A lot of what Kate Distin speaks about in Gifted Children-A Guide for Parents and Professionals really touches my heart. It was the impetus for my Dear Gifted Child post and inspired this one too.
We all want the best for our children and realize that education can be the ticket to a “successful life”. But what defines the perfect education can differ across cultures and can vary from child to child. Consider your child when you define your child’s education.
Both of my boys are still relatively young with one just entering the teen years, but as a former classroom teacher, current homeschool mom, and future educational facilitator, I’ve thought of little else than what I want my children to learn in life to prepare them for the future. But, goals for education don’t begin upon graduation. They start now.
For my children’s education I want:
- A strong sense of self
Within knowing who they are, all children need different supports. They have different strengths and weaknesses. Understanding these is imperative to learning. Education needs to be able to meet each individual’s needs. With a strong sense of self also comes the responsibility of doing what’s right for you.
- A sense of competency/capability
All children need to feel capable of giving their best and of being supported in their goals.
Though we all need help and support along the way, I want my children to realize that the hard work and determination they put into their efforts comes from their internal motivations. No one can make you learn. It’s up to you.
- A personal understanding of success
Often we allow society to influence our definition of success. Financial gain and power are the most prevalent definitions of success, but they fall short when it comes to internal satisfaction unless they accompany our personal goals. Defining success in your own terms is not only empowering, but necessary to be your best self.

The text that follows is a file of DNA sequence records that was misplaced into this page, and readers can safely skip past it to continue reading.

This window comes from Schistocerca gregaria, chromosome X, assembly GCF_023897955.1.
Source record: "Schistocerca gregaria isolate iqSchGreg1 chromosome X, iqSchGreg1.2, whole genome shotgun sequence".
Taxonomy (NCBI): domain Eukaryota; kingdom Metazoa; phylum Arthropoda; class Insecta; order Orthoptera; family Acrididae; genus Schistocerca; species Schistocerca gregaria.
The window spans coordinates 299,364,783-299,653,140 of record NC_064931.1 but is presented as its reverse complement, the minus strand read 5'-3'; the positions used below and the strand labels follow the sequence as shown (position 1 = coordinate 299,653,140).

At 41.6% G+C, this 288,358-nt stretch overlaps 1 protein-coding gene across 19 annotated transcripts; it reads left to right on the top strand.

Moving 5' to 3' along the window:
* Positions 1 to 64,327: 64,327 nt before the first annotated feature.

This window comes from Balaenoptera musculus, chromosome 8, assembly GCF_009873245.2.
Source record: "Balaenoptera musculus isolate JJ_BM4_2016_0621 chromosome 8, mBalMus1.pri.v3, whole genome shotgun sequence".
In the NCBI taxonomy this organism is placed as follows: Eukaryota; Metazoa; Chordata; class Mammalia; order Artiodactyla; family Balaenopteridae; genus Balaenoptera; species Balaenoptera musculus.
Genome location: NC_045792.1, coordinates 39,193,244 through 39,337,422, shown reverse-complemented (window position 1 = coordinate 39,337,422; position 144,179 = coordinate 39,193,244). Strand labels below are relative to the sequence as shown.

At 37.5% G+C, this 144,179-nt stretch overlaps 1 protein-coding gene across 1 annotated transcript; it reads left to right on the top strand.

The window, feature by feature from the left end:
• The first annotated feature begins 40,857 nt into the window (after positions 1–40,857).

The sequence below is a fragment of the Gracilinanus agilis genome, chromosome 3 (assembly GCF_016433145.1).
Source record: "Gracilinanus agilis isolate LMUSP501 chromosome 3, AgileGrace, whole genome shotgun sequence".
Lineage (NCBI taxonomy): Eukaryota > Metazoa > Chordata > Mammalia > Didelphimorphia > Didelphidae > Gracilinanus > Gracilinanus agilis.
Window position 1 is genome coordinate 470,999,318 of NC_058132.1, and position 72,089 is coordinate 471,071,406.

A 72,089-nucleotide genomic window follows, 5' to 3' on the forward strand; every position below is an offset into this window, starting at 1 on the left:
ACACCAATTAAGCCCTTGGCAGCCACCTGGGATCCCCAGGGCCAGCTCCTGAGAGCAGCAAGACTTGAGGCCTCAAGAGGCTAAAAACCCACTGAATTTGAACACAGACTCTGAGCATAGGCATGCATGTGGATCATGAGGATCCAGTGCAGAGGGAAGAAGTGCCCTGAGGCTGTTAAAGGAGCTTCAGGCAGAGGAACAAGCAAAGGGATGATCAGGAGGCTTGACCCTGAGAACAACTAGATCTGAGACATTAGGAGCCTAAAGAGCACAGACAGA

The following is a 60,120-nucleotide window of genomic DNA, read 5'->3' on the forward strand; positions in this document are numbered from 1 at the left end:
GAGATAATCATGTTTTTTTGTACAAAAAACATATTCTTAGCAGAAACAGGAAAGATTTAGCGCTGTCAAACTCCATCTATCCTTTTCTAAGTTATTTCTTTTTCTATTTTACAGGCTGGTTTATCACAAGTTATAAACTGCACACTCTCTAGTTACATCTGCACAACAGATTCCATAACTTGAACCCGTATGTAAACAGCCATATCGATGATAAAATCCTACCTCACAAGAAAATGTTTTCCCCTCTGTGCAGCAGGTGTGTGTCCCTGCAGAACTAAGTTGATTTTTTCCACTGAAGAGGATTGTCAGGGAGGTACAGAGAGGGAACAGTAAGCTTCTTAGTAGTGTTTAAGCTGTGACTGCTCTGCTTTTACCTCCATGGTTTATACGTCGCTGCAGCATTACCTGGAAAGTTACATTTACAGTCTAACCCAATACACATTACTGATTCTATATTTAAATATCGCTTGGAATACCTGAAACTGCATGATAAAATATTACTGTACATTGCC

- Appropriate levels of challenge and support
Everyone needs a challenge and in order to attain high levels of personal success, people of all ages need intellectually appropriate challenges that amplify our strengths, improve upon our weaknesses, and internally motivate us to do better, be more, and affect positive change.
- Purposeful learning
As a teacher, mother, and learner I’ve seen numerous examples of activities intended as learning that evoked little curiosity, impetus for exploration, applicability to individuals, or regard for the learners. Purposeful learning teaches foundations, broadens conceptual understandings, appeals to individual interests or goals, and excites learners to extend their own learning. Be it self-directed or facilitated by someone else, purposeful learning is worthy of time and attention.
- Whole child learning
Without regard to individual temperament, drive, interests, and goals, learning can be empty and lacking. Taking into account everything about a child is crucial to guiding students to be their best. Genuine learning does not only mean academics, but all aspects of the learner.
- A curious learning atmosphere
One of the biggest struggles I have with the current climate in education is that it is detrimental to instilling curiosity in our children. Without the autonomy to pursue individual interests and goals, learning becomes stilted and learners become jaded in a system that isn’t serving their individuality. Curiosity takes time, acceptance, and support in the scope and pace of all learners. It is possible, but will require a shift in the educational paradigm.
Most importantly….I want my children to love learning.
How do your educational goals differ? Is your child’s education meeting his needs?